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In historic court-martial, an Air Force general was found not guilty of sexual assault

SCOTT DETROW, HOST:

This weekend, a landmark military court case wrapped up in San Antonio. A two-star Air Force general was accused of sexually assaulting a female officer under his command, and he chose to face a jury of his fellow generals. Maj. Gen. Philip Stewart is the first general ever to face a court martial jury trial on such charges. He was found not guilty on the most serious charge.

Texas Public Radio's Gabriella Alcorta-Solorio has been covering the court-martial from Fort Sam Houston in San Antonio and joins us now. Hey. Thanks for joining us.

GABRIELLA ALCORTA-SOLORIO, BYLINE: Hi. Glad to be here.

DETROW: So tell us more about the case and what Maj. Gen. Stewart was accused of.

ALCORTA-SOLORIO: So this court-martial stemmed from a relationship between Stewart and a subordinate officer last year. At this time, he was commander of the San Antonio-based 19th Air Force, which oversees training and requires travel to bases across the country. The unnamed officer testified that during those trips to Altus Air Force Base in Oklahoma, she was invited to the general's quarters for a glass of wine. She went, and then she felt she had no choice but to submit to him sexually because of his rank. And she also said that she failed to prevent Stewart from drinking alcohol within 12 hours of flying an aircraft, which is illegal.

Stewart never denied the encounter. He admitted to it being inappropriate, but he said it was consensual. Even so, that's still a violation of military code of conduct.

DETROW: So there was that big charge of sexual assault. But I understand he pleaded guilty to two of the lesser charges before the trial began?

ALCORTA-SOLORIO: Yeah. So Stewart pleaded guilty to dereliction of duty and extramarital sexual conduct. On one of the more serious charges, the ones which the jury was deciding on, he faced up to 60 years in prison. He was ultimately acquitted of the sexual assault charge but was found guilty of conduct unbecoming of an officer and a separate dereliction of duty charge.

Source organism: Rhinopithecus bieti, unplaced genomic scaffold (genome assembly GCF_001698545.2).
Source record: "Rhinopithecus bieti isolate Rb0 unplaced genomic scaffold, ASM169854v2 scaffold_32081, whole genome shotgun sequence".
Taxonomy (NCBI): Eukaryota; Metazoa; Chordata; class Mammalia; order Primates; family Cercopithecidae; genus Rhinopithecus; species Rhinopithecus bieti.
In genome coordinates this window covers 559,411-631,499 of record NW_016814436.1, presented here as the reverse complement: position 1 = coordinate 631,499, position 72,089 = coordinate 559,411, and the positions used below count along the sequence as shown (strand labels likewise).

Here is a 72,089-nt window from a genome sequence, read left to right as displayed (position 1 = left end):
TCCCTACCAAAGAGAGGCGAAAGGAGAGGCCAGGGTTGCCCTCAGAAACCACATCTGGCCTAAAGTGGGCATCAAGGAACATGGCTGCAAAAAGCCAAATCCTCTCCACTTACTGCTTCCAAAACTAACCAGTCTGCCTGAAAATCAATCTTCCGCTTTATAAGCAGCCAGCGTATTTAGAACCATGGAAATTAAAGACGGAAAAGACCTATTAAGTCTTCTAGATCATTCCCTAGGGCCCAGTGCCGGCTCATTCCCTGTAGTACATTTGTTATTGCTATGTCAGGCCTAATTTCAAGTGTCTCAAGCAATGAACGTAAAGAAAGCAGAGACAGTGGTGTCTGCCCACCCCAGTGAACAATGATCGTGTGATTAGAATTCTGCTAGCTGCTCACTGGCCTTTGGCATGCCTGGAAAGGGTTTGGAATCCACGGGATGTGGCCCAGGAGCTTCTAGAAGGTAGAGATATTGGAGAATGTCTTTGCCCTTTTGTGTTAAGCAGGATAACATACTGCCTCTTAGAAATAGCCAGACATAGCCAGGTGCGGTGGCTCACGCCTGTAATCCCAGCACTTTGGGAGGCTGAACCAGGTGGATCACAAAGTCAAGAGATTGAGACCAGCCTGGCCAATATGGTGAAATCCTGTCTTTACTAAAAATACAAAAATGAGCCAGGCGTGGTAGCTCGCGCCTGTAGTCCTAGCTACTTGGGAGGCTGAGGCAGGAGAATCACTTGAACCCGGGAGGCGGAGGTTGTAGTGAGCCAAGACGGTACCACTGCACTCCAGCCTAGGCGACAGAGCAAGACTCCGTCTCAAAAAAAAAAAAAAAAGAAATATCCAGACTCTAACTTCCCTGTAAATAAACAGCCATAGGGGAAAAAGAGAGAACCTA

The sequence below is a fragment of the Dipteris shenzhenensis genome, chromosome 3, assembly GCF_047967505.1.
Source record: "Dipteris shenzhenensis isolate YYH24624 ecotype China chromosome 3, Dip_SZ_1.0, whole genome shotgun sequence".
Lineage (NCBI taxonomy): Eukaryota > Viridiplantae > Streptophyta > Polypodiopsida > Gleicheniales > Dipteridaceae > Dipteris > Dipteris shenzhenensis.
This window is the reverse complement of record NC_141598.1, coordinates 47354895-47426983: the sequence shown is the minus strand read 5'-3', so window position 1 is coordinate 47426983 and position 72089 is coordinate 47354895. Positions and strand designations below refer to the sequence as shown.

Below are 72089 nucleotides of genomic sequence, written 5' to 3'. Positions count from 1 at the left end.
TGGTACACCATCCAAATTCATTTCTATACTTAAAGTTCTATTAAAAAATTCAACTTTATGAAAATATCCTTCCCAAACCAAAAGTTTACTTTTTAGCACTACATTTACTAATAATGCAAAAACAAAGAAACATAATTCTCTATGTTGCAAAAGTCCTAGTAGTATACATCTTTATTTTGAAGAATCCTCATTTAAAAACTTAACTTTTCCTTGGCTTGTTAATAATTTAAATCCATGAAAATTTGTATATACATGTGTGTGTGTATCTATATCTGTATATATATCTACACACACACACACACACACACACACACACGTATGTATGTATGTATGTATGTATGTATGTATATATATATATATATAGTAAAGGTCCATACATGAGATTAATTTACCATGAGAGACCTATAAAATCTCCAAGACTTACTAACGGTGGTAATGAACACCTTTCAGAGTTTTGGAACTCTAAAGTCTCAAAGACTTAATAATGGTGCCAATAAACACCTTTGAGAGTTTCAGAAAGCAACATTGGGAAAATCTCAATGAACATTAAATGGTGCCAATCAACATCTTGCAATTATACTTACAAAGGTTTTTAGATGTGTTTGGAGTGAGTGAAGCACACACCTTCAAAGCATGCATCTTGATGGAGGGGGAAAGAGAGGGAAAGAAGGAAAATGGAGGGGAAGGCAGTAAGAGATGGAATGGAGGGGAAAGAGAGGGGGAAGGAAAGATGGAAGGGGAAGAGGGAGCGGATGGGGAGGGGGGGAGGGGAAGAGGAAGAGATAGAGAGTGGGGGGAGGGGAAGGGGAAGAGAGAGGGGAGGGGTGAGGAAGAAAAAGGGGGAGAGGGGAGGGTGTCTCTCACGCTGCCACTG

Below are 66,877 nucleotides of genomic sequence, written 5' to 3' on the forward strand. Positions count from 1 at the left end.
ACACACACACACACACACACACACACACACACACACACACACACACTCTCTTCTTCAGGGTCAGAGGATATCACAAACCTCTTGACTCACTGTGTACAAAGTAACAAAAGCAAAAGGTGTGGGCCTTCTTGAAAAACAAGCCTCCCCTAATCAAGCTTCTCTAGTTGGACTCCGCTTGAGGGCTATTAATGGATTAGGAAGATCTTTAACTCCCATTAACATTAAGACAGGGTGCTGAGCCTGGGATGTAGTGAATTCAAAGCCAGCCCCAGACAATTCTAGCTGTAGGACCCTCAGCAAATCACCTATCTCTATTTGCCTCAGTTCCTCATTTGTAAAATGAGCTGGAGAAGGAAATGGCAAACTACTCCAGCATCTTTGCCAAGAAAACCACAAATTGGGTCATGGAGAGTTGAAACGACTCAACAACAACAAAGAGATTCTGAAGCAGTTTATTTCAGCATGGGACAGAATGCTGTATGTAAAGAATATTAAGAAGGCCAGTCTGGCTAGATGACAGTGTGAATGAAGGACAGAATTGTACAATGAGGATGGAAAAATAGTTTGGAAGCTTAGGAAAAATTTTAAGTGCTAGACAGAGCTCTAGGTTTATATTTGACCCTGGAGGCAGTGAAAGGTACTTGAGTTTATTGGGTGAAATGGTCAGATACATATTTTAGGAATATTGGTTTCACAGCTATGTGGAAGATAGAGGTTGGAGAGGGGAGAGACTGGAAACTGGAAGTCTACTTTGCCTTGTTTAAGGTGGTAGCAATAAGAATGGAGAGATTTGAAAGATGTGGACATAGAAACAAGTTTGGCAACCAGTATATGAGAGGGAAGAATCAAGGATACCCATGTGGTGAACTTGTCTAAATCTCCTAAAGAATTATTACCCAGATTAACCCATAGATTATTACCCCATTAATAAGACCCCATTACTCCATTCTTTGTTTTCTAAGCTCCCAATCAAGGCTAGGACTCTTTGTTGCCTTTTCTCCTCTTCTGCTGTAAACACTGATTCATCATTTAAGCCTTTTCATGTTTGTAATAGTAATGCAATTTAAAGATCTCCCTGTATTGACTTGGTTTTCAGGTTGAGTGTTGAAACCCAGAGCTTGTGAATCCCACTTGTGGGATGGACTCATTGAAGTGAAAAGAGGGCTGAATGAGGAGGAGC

DETROW: Tell us - I mean, this was a court-martial case. The jury selection was unique. Tell us more about that.

ALCORTA-SOLORIO: So in a court-martial, the regulation calls for the panel members - the jury in this case - to be the same rank or higher of the person accused. Maj. Gen. Stewart is a high-ranking officer. Like, a two star's among the highest of any military branch. So it took time to find enough three-star generals to come to Fort Sam Houston and sit on this panel. Given that he faced a jury of fellow generals, there was a concern that Stewart was not going to be held accountable.

DETROW: So given that, what penalty is Stewart facing here?

ALCORTA-SOLORIO: So as of yesterday, Stewart was reprimanded, restricted to Randolph Air Force Base for two months and ordered to forfeit $60,000 of pay over six months. Before the trial, he was removed from the 19th Air Force command, but he still remains an officer at the Air Education and Training Command in San Antonio. He did express remorse during the trial, and he does get to keep his rank for now. As for the woman officer, she said this experience had changed the trajectory of her life, and she no longer has aspirations to be in the military. She's retiring in November.

DETROW: This all happened in the context of the military recently changing the way that it handles sexual assault cases. How did that affect the case?

ALCORTA-SOLORIO: So the military had to change its way in how it prosecuted sexual crimes following the high-profile death of an Army specialist in 2020 who was killed after being sexually harassed on her base in Texas. The Vanessa Guillen Act of 2021 requires that reporting be taken out of the chain of command, and it created what's called a special trials counsel. In this instance, Gen. Stewart's case had already had initial trial hearings, so he was sent to a court-martial by his commander. His case should be one of the last to be held under the old military law.

DETROW: That is Texas Public Radio's Gabriella Alcorta-Solorio. Thank you so much.

ALCORTA-SOLORIO: Thank you. Transcript provided by NPR, Copyright NPR.

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Gabriella Alcorta-Solorio